Safety and management of niraparib monotherapy in ovarian cancer clinical trials
Bradley J Monk 1 2 , Antonio González-Martin 3 4 , Lynn Buckley 5 , Ursula A Matulonis 6 , B J Rimel 7 , Xiaohua Wu 8 , Kathleen N Moore 9 , Mansoor R Mirza 10
Niraparib is a poly (ADP-ribose) polymerase inhibitor that has shown a significant improvement in progression-free survival irrespective of biomarker status in patients with advanced epithelial ovarian cancer.
This review focuses on the adverse events associated with niraparib and their management to maintain efficacy of niraparib treatment and improve quality of life for patients. In five trials assessing efficacy of niraparib in patients with advanced epithelial ovarian cancer (PRIMA, NOVA, NORA, QUADRA, and PRIME), treatment-emergent adverse events of any grade were reported in nearly all patients (≥99%) receiving niraparib; the events were grade ≥3 in 51-74% of patients.
Across all lines of therapy, treatment-emergent adverse events led to dose interruptions in 62-80% of patients receiving niraparib and dose reductions in 47-71%. Hematologic events were most frequently reported, including thrombocytopenia, anemia, and neutropenia. Common non-hematologic events included gastrointestinal events, which were generally low grade (<5% were grade ≥3).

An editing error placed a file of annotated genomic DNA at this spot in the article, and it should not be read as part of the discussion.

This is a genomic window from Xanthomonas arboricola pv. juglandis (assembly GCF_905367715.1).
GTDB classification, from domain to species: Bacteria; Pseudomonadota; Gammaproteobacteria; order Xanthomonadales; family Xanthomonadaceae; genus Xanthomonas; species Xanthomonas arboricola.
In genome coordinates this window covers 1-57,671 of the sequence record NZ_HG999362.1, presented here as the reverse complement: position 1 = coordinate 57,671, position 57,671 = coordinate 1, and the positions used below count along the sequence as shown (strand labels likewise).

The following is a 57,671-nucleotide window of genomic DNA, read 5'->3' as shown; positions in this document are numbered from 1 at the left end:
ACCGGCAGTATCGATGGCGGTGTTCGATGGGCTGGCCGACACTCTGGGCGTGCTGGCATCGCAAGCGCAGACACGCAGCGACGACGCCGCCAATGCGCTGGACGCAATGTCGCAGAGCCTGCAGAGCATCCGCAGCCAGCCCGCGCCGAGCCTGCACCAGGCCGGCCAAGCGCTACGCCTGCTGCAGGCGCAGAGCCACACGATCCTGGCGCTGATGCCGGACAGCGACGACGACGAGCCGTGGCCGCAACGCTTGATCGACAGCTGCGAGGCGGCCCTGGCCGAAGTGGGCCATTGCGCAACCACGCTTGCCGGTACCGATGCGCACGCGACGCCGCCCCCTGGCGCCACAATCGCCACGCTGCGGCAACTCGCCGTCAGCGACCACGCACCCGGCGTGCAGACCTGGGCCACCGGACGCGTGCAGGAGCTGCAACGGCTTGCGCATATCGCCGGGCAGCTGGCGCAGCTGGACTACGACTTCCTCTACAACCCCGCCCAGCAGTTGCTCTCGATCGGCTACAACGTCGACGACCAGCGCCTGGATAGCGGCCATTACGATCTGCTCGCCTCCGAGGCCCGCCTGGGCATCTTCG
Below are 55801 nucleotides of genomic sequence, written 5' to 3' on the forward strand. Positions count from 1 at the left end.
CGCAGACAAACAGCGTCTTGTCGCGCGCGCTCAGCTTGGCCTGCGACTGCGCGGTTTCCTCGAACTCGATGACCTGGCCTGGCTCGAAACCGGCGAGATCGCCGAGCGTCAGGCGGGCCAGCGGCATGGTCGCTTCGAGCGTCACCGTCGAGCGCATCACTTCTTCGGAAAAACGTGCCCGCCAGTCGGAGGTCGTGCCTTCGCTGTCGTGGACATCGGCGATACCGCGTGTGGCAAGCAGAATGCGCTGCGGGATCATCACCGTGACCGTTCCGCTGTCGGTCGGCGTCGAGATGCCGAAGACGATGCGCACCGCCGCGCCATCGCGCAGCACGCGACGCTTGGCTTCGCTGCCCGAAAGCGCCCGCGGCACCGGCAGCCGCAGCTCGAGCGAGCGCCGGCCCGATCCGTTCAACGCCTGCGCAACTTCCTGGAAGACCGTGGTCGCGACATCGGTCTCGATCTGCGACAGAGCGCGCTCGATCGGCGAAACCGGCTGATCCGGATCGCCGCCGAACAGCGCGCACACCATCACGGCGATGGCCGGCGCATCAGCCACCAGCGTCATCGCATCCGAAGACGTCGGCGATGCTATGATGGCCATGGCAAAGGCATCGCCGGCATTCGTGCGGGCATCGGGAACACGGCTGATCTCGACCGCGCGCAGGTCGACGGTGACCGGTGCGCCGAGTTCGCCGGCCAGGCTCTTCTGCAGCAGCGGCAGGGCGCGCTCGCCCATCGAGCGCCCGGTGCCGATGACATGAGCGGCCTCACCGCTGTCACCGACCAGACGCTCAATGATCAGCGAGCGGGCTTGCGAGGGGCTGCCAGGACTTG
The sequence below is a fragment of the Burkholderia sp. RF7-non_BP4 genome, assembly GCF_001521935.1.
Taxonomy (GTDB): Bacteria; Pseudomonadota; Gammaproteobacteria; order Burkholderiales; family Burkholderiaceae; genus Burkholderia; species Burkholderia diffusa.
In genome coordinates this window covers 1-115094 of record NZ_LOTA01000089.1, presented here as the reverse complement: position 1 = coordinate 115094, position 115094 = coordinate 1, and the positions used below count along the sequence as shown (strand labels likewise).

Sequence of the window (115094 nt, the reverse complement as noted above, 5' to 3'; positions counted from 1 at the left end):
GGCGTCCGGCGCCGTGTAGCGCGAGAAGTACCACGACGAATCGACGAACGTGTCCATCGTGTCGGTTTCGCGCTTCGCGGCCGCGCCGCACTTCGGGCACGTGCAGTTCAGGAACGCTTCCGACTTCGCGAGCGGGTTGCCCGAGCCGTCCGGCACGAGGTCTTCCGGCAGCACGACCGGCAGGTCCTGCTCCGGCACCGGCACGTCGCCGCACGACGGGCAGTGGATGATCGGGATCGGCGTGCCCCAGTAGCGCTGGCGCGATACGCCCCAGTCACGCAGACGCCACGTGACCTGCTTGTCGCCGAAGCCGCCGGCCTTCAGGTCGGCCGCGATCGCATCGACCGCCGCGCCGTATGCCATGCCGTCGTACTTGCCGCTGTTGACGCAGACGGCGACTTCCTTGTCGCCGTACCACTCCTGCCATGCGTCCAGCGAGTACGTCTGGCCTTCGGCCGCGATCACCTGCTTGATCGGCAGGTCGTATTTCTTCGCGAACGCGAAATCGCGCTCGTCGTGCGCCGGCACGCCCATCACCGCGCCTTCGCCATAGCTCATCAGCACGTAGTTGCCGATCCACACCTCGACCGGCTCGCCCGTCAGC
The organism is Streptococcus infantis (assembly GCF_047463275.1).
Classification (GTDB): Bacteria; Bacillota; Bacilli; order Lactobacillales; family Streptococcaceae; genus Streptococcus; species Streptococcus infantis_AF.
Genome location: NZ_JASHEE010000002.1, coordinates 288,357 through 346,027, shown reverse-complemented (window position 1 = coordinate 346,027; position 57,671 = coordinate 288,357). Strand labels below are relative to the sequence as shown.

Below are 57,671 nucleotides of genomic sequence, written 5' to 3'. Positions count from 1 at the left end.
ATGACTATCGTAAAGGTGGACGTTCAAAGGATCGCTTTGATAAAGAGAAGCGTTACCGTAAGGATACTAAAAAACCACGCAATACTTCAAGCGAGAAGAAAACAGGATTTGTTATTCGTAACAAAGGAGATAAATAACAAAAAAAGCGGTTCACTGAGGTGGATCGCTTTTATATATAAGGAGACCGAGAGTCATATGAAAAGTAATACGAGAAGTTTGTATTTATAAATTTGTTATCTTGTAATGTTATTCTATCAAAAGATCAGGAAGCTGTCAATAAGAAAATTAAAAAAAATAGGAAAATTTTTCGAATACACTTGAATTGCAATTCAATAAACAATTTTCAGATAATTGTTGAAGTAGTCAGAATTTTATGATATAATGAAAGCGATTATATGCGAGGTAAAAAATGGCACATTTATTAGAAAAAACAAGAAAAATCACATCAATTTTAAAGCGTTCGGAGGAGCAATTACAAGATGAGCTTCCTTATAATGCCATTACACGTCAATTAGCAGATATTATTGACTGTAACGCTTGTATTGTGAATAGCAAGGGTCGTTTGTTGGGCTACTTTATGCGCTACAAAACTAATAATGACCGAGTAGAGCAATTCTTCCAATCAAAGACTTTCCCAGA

Clinical strategies to manage these and other events, such as fatigue and insomnia, cognitive behavioral therapy and pharmacologic agents, are summarized. Once-daily niraparib dosing may be advantageous for some patients for many reasons, including night-time dosing which may help alleviate gastrointestinal symptoms.
An individualized starting dose (determined by baseline body weight and platelet count) of niraparib demonstrated an improved safety profile while maintaining efficacy. Patients receiving the niraparib individualized starting dose had fewer grade ≥3 adverse events, dose interruptions, and dose reductions than patients receiving a fixed starting dose. The safety profile of niraparib across five pivotal studies in advanced epithelial ovarian cancer was consistent across multiple lines of treatment, including as maintenance therapy in first-line and recurrent settings and as treatment in heavily pre-treated patients.
Long-term safety data from the NOVA trial confirmed that, with appropriate and early dose modifications, niraparib is well tolerated.